Albeit (extremely) controversial, the Lujan Zoo Buenos Aires is definitely a once in a lifetime experience. Lujan Zoo is located approximately 1.5 hours outside of Buenos Aires and is an open concept zoo where visitors can enter into the animal cages to pet, feed and hold exotic animals. The list of animals include Siberian tigers, lions, bears, elephants and baby cubs (lions and tigers) – all of which you can pet!
 
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Right at the entrance we were met by two cubs (a lion and tiger!) 
 
I have always been an animal lover and decided to take the risk so that I could experience my own close encounter with one of these beautiful animals. First off the tour companies take full advantage of naive tourists and can charge anywhere from ARS$400 (USD$75) to ARS$800 (USD$150). In reality entrance into the zoo costs ARS$150 (USD$30). My friends and I have been fortunate enough to have obtained a SUBE card that can be used for all the metros / buses. If you have a SUBE card then you can take a MICRO (a coach bus) from two areas: Plaza Italia in Palermo (longer as it stops in Moreno) or you can take a bus / metro (stop Plaza Misere) to Plaza Once for an express bus. Travellers have to board the 57 bus (blue/red bus that has Atlantida on the side) towards Lujan and ask the bus driver to stop next to the zoo.  One way on the MICRO is ARS$16 (USD$3). Those individuals without a SUBE can take a mini bus to the zoo run by a company called FABE BUS (tel: 02323 436304 / info@fabebus.com.ar). FABE Bus leaves from a number of locations across Buenos Aires and costs ARS$40 (USD$7.50) one way.
 
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Above: A large tiger lounging around in his enclosure
Below: I got to bottle fed a 1 year old baby lion (male)
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Upon our arrival we were explained that all the large cats have been trained in a specific way. When born they are assigned a specific zookeeper that will be their primary caretaker. At one month old the cats are then placed in enclosures with dogs. The dogs are there to teach the cats to bite and “play” in a softer manner. If the cub is too rough the dog bites the cub’s vulnerable areas (nose, ears or paws) thus teaching these majestic animals that rough play is not acceptable. Many may argue that these animals are drugged as they look sleepy and spend most of their time lazing around. Our experience was the opposite. In the tiger cub enclosure the keeper woke the cub up by purring, cuddling and kissing her nose. When she woke up she started to play (even biting!) with his hand.  It was obvious that this little baby tiger was extremely loved.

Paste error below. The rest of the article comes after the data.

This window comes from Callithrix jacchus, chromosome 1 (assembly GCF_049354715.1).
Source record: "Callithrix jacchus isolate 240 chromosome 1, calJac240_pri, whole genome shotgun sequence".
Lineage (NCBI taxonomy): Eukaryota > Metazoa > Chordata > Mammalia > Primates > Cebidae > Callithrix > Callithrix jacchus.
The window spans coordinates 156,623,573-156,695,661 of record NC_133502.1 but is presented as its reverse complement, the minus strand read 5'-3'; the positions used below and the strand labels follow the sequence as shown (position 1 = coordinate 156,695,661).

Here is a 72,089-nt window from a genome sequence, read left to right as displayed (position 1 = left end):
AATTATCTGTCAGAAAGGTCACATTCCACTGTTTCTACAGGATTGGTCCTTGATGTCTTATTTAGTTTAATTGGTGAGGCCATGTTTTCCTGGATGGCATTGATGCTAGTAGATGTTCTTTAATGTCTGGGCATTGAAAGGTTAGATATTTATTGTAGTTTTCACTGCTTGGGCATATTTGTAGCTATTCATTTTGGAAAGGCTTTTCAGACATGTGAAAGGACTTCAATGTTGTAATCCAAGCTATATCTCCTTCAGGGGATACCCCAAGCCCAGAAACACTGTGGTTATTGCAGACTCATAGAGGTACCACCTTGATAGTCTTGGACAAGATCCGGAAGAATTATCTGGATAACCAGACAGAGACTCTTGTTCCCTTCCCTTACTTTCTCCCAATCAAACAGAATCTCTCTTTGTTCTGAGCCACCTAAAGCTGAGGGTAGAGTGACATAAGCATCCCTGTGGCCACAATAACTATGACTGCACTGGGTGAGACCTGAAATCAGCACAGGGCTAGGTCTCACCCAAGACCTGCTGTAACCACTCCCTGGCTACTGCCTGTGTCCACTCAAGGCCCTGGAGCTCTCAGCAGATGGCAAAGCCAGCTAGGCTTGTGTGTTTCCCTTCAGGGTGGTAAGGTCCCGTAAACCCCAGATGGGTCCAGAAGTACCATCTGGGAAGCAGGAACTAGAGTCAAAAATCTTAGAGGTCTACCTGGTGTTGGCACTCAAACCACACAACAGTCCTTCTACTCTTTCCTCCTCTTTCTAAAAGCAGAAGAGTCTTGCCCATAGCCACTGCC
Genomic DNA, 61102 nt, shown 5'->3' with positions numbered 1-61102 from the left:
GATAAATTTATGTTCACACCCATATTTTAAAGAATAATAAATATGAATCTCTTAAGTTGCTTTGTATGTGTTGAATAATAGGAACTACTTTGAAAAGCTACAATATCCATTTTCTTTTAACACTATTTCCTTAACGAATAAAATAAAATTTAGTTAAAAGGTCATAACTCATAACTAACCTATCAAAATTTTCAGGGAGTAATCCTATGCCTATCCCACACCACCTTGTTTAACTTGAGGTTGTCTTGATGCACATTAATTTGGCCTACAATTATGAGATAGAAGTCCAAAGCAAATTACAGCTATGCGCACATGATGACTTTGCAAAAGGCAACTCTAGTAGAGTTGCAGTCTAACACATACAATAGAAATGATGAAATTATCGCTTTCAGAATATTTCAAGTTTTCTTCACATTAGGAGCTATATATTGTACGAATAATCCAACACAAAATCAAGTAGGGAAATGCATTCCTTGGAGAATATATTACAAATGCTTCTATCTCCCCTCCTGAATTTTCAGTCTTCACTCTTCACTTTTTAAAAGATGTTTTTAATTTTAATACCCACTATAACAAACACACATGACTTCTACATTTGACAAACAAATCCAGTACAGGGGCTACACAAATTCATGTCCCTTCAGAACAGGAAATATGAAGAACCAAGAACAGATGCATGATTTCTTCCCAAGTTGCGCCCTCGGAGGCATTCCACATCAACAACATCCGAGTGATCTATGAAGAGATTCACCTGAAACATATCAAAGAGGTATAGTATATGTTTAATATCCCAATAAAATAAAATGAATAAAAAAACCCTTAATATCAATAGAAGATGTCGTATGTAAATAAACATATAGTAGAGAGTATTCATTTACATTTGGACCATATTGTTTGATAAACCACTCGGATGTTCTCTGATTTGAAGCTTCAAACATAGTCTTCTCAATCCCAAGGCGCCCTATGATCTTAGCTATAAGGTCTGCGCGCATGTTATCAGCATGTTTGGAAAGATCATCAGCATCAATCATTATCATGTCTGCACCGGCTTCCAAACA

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Above: The first cage we went to had two Siberian tigers inside
Below: The father and son duo in the second cage. The little one was only 1 years old. 
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We started off at the Siberian Tiger enclosure, literally shaking in our boots as we stood in line for our turn. The first encounter is quite overwhelming as you are fully aware that there is a risk that something could go wrong. The risk is there, but since its opening Lujan has never had any accidents (I kept repeating that in my mind as I entered a cage with not one but TWO Siberians). That fear is quickly replaced with adrenaline as you pet the animal’s thick coat. After my first close encounter, I was so excited and I started to run to each enclosure giddy with anticipation (I even entered two cages twice). In the lion enclosure, I had the ability to feed a male baby lion (1 year old) a bottle of milk. His tongue felt like sandpaper as it ran up and down my hand – just like my kitten’s but twice the size! Then we moved on to feed a bear and an elephant only to finish off with a camel ride.
 
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taking a million pictures of the adorable baby tiger. 
 
The park works on a one-time fee (excluding food to feed the animals) and the animals are on a rotation so that one animal doesn’t get too uncomfortable with the constant attention. I am EXTREMELY happy that I got the chance to get up close and personal with these animals – NONETHELESS Lujan Zoo Buenos Aires is not for young families as most of the enclosures (especially the tiger and lion cages) ask that the individual entering into the cage be 16 years of age or older. I whole-heatedly recommend this zoo and can see myself showing the gorgeous photos to my grandchildren one day!